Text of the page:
The impact of oil pollution on the metabolism of natural microbial communities is poorly understood. Crude oil contains thousands of hydrocarbons and related compounds, and these compounds can enhance (Bunch 1987), reduce (Griffiths et al. 1981) or have no effect (Carman et al. 1996) on the total abundance of sedimentary bacteria. It is well known that microorganisms play a critical role in the breakdown of hydrocarbons. Microbiological studies at Arthur Harbor showed that local densities of hydrocarbon-oxidising bacteria and degradation rates were extremely low (<100 g n-C16 cm3 sediment year1) when compared with those in temperate regions (Kennicutt et al. 1990). On different sub-Antarctic intertidal beaches (Kerguelen Archipelago), Delille and Delille (2000) found that less than 5 % of the total number of saprophytic bacteria consists of hydrocarbon-degrading microorganisms, but there are differences of one order of magnitude in the original richness of different sites. It has been suggested (Atlas 1991) that an initially high number of oil-degrading bacteria may indicate previous histories of oil contamination and/or chronic contamination. In the 3-year period following the Exxon Valdes oil spill in Alaska, for instance, Braddock et al. (1995) found significantly higher numbers of hydrocarbon-degrading microorganisms at sites affected by the oil slick (from 3.6x103 to 5.5X105 bacteria ml1) than at reference sites (<102 bacteria ml1). Delille and Delille (2000) performed oil-contamination experiments at nine intertidal beaches of the Kerguelen Archipelago; hydrocarbon-degrading microorganisms at some sites increased by several orders of magnitude within a few days, but no obvious effects were detected at two other sites. After 3 months of contamination, there was still a strong heterogeneity in the biodégradation capacity of different sites. It was hypothesised that this heterogeneity was due not only to differences in the grain size of sediments and in the availability of organic matter and nutrients, but also to previous contamination of some beaches by human activities, such as a whaling station operating at Port Jeanne d'Arc for more than 50 years.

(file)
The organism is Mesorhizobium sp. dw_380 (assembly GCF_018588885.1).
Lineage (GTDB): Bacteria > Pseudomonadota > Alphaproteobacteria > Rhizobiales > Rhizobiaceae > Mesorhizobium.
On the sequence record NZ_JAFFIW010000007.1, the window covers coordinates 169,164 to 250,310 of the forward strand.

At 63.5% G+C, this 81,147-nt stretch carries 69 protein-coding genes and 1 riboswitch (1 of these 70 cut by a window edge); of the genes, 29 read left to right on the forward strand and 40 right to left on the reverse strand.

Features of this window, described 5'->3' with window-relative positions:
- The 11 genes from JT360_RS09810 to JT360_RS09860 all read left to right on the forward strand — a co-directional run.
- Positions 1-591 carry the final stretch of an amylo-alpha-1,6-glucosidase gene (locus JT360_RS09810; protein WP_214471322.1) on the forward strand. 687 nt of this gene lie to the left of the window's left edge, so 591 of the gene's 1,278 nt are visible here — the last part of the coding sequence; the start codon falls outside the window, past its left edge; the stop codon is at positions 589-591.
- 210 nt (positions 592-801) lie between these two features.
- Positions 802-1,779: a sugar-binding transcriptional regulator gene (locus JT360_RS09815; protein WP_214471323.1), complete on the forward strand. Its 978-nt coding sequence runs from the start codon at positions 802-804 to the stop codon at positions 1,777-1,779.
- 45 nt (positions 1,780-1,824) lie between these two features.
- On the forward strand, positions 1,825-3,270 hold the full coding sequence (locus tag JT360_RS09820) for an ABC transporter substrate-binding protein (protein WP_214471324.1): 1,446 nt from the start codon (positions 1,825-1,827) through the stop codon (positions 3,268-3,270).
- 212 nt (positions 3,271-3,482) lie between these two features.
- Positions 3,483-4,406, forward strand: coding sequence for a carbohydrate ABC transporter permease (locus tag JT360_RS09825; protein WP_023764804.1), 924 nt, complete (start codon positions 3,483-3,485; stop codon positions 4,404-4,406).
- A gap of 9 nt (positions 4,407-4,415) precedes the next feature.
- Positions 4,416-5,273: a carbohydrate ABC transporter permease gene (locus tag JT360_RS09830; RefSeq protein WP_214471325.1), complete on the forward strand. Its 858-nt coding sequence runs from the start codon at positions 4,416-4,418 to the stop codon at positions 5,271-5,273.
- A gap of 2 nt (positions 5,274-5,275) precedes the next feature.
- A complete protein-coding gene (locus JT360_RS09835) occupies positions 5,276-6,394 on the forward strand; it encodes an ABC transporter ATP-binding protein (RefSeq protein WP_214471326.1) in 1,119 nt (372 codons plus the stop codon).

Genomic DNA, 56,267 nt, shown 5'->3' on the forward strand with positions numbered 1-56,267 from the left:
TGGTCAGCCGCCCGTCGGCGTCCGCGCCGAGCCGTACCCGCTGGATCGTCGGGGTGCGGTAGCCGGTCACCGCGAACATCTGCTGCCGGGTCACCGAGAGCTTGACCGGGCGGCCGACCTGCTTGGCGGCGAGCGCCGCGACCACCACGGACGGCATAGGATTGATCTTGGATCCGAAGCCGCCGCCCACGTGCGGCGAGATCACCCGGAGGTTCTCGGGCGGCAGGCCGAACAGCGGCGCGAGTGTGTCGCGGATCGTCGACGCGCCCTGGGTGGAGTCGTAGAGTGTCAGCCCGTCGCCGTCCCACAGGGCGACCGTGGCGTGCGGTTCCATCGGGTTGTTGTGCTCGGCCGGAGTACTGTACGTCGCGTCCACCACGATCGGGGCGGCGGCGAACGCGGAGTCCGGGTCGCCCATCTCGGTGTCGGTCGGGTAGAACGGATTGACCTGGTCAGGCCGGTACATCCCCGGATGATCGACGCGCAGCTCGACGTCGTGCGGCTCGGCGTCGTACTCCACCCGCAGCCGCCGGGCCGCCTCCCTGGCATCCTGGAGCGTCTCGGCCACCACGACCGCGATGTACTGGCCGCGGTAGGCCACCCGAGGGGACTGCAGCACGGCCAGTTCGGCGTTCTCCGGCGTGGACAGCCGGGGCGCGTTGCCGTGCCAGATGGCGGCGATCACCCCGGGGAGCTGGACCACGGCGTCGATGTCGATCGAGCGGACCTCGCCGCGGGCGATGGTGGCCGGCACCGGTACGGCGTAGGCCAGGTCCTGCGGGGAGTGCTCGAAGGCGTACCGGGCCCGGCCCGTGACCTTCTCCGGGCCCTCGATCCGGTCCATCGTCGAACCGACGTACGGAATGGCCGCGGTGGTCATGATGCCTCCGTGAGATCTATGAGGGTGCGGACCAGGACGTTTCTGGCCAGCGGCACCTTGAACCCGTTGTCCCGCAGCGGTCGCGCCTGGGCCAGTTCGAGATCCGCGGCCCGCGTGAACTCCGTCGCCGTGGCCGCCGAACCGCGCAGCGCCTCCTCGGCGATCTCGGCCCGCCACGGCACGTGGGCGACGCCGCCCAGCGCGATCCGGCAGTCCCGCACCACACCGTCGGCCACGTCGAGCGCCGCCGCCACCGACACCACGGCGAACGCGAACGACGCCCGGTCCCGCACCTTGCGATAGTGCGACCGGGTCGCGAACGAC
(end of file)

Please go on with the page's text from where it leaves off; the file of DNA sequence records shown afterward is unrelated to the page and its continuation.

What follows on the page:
George (2002) studied seasonal variations of anionic surfactant SDS (sodium dodecyl sulphate) biodegradation in Antarctic coastal waters at Rothera Station (Adelaide Island). He found that the half-lives of SDS in Antarctic coastal waters were generally far higher (160-460 h) than in temperate waters. Despite small seawater temperature differences (up to 2.45 °C), the persistence of surfactants in mid-winter was twice that measured in midsummer. As at sites with higher hydrocarbon biodegradation capabilities, acclimatisation was taking place at the marine site receiving grey wastewater from the station. A large population of SDS-degrading bacteria developed in polluted waters during the summer months, and SDS half-lives were about 80 h shorter than in pristine Antarctic waters.